RIM quietly buys Slipstream Data for compression technology

Research in Motion Ltd. has acquired a Waterloo, Ont. company that specializes in data acceleration, compression and network optimization technology for an undisclosed amount.

The deal, which was finalized this past weekend, will see SlipStream Data Inc. become a wholly-owned subsidiary of RIM while continuing to operate under the SlipStream brand with SlipStream’s management heading up that division, according to Mark Guibert, vice-president of corporate marketing. Calls to RIM’s headquarters in Waterloo were redirected to the firm’s public relations firm in New York City. Attempts to reach En-hui Yang and Ajit Sing, two University of Waterloo professors who founded SlipStream in 2000, were also unsuccessful. A SlipStream employee declined to comment on the acquisition, referring all inquiries to RIM. RIM did not issue a press release on the deal.

Lawrence Surtees, vice-president and principal analyst of communications research at IDC Canada said RIM’s move allows them to capitalize on the growing demand for multimedia in the wireless market.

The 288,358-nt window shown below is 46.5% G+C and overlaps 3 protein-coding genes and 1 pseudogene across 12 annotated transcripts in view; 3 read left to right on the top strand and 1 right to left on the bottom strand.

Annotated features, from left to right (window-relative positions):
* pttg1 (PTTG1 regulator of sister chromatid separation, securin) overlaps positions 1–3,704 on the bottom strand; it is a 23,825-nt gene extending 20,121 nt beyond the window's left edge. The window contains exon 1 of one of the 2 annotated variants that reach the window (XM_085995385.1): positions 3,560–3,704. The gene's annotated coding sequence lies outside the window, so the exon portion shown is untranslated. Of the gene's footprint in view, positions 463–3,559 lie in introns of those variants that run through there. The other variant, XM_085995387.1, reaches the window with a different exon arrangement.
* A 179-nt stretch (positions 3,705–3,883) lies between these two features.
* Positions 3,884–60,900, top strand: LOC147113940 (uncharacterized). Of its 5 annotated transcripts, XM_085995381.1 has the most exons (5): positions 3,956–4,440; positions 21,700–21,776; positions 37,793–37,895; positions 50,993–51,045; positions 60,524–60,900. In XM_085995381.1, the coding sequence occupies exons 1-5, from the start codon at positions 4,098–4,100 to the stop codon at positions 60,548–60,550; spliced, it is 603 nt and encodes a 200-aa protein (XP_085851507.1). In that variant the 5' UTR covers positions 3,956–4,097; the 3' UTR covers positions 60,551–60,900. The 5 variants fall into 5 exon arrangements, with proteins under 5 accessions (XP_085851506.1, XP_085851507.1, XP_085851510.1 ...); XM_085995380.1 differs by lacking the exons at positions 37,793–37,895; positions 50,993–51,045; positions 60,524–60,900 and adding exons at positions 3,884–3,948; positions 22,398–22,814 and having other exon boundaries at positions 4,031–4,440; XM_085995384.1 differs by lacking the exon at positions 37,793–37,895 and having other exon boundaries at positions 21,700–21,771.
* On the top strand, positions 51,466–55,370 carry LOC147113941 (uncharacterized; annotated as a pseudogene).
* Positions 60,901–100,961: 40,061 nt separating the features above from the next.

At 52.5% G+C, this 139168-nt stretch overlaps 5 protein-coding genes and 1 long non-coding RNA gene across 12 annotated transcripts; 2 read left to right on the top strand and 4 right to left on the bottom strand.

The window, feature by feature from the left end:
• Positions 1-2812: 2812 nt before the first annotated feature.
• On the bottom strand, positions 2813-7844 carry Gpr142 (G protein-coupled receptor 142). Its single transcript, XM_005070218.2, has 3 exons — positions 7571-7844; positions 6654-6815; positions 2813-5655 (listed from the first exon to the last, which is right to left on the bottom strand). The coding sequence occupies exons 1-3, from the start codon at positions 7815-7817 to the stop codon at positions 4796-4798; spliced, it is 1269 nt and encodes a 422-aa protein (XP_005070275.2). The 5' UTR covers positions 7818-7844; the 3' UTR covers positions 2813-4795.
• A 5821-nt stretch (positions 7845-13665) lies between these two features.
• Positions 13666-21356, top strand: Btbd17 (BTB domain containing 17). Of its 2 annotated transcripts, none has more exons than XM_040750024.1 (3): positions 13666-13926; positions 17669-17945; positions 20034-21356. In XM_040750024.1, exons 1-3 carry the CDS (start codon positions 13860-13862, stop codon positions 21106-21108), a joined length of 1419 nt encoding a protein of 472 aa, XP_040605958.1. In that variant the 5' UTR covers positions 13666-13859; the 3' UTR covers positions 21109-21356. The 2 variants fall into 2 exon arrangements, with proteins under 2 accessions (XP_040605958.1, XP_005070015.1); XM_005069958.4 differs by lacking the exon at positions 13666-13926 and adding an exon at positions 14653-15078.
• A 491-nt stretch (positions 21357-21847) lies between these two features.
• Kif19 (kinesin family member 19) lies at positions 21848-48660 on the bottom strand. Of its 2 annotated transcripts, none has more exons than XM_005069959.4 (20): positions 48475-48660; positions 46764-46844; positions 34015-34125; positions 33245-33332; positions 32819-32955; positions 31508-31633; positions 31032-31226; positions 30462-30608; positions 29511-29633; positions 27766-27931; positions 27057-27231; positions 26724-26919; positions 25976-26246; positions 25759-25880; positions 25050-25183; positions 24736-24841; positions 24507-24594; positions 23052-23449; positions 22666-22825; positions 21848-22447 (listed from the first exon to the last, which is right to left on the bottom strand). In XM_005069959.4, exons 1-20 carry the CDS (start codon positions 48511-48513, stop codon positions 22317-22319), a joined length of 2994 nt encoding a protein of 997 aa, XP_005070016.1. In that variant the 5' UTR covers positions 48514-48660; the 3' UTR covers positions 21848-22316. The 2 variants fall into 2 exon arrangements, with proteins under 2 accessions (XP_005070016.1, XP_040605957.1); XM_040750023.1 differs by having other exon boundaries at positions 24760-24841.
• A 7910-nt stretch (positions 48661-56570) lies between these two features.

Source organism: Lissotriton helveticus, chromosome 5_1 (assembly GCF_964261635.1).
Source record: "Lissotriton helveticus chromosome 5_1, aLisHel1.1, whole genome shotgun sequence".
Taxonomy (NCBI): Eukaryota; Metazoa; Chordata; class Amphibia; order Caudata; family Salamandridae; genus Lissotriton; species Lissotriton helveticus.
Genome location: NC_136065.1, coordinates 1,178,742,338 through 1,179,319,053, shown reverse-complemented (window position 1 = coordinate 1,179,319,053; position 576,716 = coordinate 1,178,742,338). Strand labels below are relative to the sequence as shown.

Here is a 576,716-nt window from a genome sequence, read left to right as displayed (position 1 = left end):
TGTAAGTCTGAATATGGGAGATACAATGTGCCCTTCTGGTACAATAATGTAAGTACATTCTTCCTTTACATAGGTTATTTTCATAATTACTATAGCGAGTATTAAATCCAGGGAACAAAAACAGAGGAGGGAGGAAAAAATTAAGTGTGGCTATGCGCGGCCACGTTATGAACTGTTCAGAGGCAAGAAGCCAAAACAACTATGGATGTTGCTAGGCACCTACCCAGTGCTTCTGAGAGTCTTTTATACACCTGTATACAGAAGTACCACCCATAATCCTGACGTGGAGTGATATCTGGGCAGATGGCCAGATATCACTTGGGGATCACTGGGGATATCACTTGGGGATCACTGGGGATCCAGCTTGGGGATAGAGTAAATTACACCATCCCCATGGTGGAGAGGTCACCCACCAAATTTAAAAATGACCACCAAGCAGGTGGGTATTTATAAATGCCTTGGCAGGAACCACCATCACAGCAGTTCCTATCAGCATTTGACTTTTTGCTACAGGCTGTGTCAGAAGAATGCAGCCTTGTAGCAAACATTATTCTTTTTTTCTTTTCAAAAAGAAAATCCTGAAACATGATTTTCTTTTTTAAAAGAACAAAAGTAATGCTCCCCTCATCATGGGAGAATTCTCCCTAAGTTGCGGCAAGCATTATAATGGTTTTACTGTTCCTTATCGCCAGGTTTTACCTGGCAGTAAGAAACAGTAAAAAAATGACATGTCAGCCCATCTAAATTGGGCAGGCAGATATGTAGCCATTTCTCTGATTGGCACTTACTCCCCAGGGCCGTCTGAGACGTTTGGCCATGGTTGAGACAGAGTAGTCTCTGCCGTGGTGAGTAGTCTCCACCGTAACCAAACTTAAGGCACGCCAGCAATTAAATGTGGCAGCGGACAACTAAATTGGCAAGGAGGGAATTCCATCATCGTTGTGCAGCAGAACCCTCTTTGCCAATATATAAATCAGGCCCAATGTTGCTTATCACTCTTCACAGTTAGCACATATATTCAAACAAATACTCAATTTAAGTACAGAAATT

“If a company isn’t primed fully and isn’t starting to ride the wave of multimedia they’re going to miss out on what is clearly a burgeoning opportunity,” said Surtees. “This is a brand new space, like cell phone cameras a couple years ago. Within a year it went from nothing to massive.

“Last year we started to see signs that wireless multimedia is the next big thing.”

SlipStream, which is privately owned, has developed a software tool that compresses data, allowing it to be more efficiently transmitted across networks. RIM plans to integrate the technology across its BlackBerry platform, including BlackBerry Internet Service, BlackBerry Enterprise Server and handset software, said Guibert in an e-mail.

RIM, however, declined to comment further on specific features that are in development for BlackBerry but added that SlipStream’s technology will allow it to deliver info to customers faster using less bandwidth.

“Network technologies have been longstanding priorities for RIM and significant differentiators for Blackberry,” Guibert wrote. “We believe these differentiators will remain important moving forward.”

Eduardo Kibel, an industry analyst with Frost & Sullivan Canada who covers the wireless handheld market, said the increased bandwidth capabilities will allow enterprise users to take advantage of media-rich experiences such as video conferencing and multimedia messaging.

“Companies will be able to have not only video streaming for TV shows but they’ll be able to do video conference calls when they’re on the go,” said Kibel.

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